While other towns could not match the scale of the Hamburg industry, they could at least imitate its brewing pattern, using hops to make a more durable beer suitable for both local consumption and export. Hopped beer brewing spread across northern Europe to Poland and as far east as Riga, to Scandinavia in the north, and to the Low Countries and England in the west. Through the fourteenth and fifteenth centuries, beer replaced wine as the preferred alcoholic beverage in more and more places. The beer border, the regions where vines were pulled out and barley fields took their place, moved south into the Rhineland and, by the sixteenth century, even Bavaria had become beer-drinking country.
Beer became a defining feature of urban life in northern Europe by the sixteenth century. Since breweries were typically small, many were needed to produce the drink in such large quantities. That meant towns had a large number of entrepreneurs running their own businesses. Mostly male, they also took an active interest in civic government with many of them sitting on town councils and making political decisions, even decisions about regulating and promoting the brewing industry. Brewing was also critical to the economy of towns like Hamburg. Breweries offered extensive employment in towns, as did the distribution and shipping of beer. Production and sale were subject to taxation and those taxes proved to be essential to the healthy finances of city governments. The share of income from beer levies was often greater than a third, and in some cases half, of the total tax take. The brewing industry transformed civic life. Brewers needed fresh sweet water, so towns established rules against polluting streams and wells. A few towns even developed systems to pipe water to brewers, something which could benefit other residents. The expansion of beer making also had an impact on rural life with the increase in the production of barley and other grains destined for brew kettles and, in some places, the development of hops as a commercial crop.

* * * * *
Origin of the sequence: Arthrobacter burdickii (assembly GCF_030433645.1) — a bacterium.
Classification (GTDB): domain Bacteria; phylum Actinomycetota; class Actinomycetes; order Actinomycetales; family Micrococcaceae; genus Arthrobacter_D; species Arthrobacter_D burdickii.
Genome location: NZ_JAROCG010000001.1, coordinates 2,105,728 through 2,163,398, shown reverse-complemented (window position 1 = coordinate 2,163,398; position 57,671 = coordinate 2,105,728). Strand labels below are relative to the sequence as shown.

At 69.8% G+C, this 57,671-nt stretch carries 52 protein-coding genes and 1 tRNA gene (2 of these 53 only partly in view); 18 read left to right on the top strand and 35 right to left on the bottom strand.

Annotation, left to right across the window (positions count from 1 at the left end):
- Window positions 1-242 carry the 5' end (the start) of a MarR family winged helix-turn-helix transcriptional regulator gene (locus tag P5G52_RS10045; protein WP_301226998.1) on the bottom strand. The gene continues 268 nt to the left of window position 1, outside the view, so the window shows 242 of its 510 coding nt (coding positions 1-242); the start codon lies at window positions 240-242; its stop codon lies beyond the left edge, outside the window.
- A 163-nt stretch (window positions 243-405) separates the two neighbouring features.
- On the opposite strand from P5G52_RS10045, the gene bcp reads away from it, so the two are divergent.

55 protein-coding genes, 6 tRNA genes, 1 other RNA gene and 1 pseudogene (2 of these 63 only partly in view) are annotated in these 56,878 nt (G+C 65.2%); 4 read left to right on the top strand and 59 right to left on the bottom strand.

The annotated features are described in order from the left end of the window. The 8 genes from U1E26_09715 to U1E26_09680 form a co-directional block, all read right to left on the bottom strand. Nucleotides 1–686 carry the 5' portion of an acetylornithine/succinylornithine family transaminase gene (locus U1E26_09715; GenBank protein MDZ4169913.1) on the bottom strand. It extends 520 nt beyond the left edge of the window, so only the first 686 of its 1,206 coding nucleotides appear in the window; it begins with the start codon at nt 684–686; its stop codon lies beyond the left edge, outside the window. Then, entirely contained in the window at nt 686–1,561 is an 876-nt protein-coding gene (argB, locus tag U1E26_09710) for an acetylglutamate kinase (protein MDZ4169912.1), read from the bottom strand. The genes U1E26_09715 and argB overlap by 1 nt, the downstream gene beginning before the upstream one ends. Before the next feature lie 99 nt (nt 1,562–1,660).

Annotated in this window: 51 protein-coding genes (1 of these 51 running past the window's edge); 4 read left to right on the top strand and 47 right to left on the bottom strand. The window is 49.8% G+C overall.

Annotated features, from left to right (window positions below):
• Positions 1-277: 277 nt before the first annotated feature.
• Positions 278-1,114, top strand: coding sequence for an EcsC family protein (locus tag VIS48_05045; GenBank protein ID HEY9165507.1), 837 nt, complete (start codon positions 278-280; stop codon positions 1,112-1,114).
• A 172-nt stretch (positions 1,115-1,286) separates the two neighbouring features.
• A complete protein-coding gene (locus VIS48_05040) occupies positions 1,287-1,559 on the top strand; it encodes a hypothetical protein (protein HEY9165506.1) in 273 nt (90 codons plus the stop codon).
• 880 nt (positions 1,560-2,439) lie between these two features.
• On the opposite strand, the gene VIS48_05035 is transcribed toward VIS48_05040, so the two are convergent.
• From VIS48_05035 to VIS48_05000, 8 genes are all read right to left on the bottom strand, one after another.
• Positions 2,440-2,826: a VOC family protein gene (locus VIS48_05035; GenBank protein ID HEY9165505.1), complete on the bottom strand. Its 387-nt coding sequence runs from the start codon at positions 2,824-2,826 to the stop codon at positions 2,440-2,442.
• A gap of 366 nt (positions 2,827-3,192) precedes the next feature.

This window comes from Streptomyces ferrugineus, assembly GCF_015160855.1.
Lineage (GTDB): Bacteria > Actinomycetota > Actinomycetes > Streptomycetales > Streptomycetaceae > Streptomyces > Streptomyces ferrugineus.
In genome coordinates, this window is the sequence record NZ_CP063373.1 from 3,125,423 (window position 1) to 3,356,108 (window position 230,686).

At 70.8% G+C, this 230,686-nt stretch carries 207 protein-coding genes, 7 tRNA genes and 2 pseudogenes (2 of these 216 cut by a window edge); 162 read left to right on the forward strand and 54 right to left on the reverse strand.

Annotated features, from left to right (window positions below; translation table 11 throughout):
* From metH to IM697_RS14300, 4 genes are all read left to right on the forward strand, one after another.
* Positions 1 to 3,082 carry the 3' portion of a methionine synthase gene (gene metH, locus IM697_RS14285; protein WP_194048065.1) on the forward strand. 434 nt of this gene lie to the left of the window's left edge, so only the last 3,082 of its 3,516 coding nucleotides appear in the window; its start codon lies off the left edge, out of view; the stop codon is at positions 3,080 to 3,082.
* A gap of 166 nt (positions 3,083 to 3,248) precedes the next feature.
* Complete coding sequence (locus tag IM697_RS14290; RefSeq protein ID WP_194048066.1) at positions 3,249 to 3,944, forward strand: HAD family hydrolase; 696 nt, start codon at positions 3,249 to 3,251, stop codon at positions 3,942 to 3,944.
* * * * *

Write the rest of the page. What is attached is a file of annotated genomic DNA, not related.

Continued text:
It is no exaggeration to say that hops and the new type of beer they made possible played a transformative role in the urban life of high medieval northern Europe. This was true throughout the Hanseatic League and in towns beyond the scope of the confederation until well into the sixteenth century. By that time, the organization was in steep decline, but the beer it had made popular had become entrenched in people’s lives.
North German brewers had found a way to make a tasty and durable drink that offered a competitive alternative to other options, giving beer an important place in urban life for several centuries. The beer they made may not have looked like or tasted like the pilsners and lagers of the twenty-first century, but the importance of hopped beer to nutrition, the economy, tax income, and conviviality in the late Middle Ages and in the Renaissance was immeasurable.